if echo "$VAR" | grep -q txt   # if [[ $VAR = *txt* ]]
then
echo "$VAR contains the substring sequence \"txt\""
fi
An echo, in combination with command substitution can set a variable.
a=`echo "HELLO" | tr A-Z a-z`
See also Example 16-22, Example 16-3, Example 16-47, and Example 16-48.
Be aware that echo `command` deletes any linefeeds that the output of command generates.
The $IFS (internal field separator) variable normally contains \n (linefeed) as one of its set of
whitespace characters. Bash therefore splits the output of command at linefeeds into arguments to
echo. Then echo outputs these arguments, separated by spaces.
bash$ ls -l /usr/share/apps/kjezz/sounds
-rw-r--r--    1 root     root         1407 Nov  7  2000 reflect.au
-rw-r--r--    1 root     root          362 Nov  7  2000 seconds.au
bash$ echo `ls -l /usr/share/apps/kjezz/sounds`
total 40 -rw-r--r-- 1 root root 716 Nov 7 2000 reflect.au -rw-r--r-- 1 root root ...
So, how can we embed a linefeed within an echoed character string?
# Embedding a linefeed?
echo "Why doesn't this string \n split on two lines?"
# Doesn't split.
Advanced Bash-Scripting Guide
Chapter 15. Internal Commands and Builtins
182
# Let's try something else.
echo
echo $"A line of text containing
a linefeed."
# Prints as two distinct lines (embedded linefeed).
# But, is the "$" variable prefix really necessary?
echo
echo "This string splits
on two lines."
# No, the "$" is not needed.
echo
echo "---------------"
echo
echo -n $"Another line of text containing
a linefeed."
# Prints as two distinct lines (embedded linefeed).
# Even the -n option fails to suppress the linefeed here.
echo
echo
echo "---------------"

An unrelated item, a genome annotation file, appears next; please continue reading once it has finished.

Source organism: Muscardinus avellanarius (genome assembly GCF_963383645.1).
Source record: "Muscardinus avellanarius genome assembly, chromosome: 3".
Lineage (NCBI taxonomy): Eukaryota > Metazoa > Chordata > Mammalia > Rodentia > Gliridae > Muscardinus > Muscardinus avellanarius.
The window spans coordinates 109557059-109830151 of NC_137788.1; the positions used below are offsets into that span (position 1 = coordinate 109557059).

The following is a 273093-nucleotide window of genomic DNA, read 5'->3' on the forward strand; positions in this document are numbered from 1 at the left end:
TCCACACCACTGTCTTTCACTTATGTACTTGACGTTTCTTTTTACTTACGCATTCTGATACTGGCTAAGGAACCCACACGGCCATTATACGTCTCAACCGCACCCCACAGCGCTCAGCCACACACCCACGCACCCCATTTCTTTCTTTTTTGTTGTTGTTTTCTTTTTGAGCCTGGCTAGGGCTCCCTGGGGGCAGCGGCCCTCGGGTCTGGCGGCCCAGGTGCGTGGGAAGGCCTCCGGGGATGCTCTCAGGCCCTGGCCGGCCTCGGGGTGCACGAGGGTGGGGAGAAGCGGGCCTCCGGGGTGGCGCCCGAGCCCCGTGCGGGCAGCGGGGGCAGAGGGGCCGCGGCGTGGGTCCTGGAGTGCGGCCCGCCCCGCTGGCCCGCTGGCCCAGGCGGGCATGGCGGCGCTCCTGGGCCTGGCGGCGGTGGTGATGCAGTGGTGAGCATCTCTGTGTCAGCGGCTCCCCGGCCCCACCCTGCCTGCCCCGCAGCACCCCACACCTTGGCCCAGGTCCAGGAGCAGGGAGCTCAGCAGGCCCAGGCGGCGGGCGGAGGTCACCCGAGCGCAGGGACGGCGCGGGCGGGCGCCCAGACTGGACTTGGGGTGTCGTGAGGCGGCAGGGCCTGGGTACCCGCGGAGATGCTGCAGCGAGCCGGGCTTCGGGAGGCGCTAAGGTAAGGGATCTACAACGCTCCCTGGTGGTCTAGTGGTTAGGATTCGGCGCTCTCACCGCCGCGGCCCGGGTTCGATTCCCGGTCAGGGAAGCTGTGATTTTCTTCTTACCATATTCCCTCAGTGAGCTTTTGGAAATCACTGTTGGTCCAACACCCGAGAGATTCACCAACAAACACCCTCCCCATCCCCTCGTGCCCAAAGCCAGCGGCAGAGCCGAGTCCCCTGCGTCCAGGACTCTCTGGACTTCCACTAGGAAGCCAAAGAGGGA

echo
echo
# However, the following doesn't work as expected.
# Why not? Hint: Assignment to a variable.
string1=$"Yet another line of text containing
a linefeed (maybe)."
echo $string1
# Yet another line of text containing a linefeed (maybe).
                                   ^
# Linefeed becomes a space.
# Thanks, Steve Parker, for pointing this out.
This command is a shell builtin, and not the same as /bin/echo, although its
behavior is similar.
bash$ type -a echo
echo is a shell builtin
echo is /bin/echo
printf
The printf, formatted print, command is an enhanced echo. It is a limited variant of the C language
printf() library function, and its syntax is somewhat different.
printf format-string... parameter...
This is the Bash builtin version of the /bin/printf or /usr/bin/printf command. See the
printf manpage (of the system command) for in-depth coverage.
Advanced Bash-Scripting Guide
Chapter 15. Internal Commands and Builtins
183
Older versions of Bash may not support printf.
Example 15-2. printf in action
#!/bin/bash
# printf demo
declare -r PI=3.14159265358979     # Read-only variable, i.e., a constant.
declare -r DecimalConstant=31373
Message1="Greetings,"
Message2="Earthling."
echo
printf "Pi to 2 decimal places = %1.2f" $PI
echo
printf "Pi to 9 decimal places = %1.9f" $PI  # It even rounds off correctly.
printf "\n"                                  # Prints a line feed,
# Equivalent to 'echo' . . .
printf "Constant = \t%d\n" $DecimalConstant  # Inserts tab (\t).
printf "%s %s \n" $Message1 $Message2
echo
# ==========================================#
# Simulation of C function, sprintf().
# Loading a variable with a formatted string.
echo 
Pi12=$(printf "%1.12f" $PI)
echo "Pi to 12 decimal places = $Pi12"      # Roundoff error!
Msg=`printf "%s %s \n" $Message1 $Message2`
echo $Msg; echo $Msg
 As it happens, the 'sprintf' function can now be accessed
#+ as a loadable module to Bash,
#+ but this is not portable.
exit 0
Formatting error messages is a useful application of printf
E_BADDIR=85
var=nonexistent_directory
error()
{
printf "$@" >&2
# Formats positional params passed, and sends them to stderr.
echo
exit $E_BADDIR
}
cd $var || error $"Can't cd to %s." "$var"
Advanced Bash-Scripting Guide
Chapter 15. Internal Commands and Builtins
184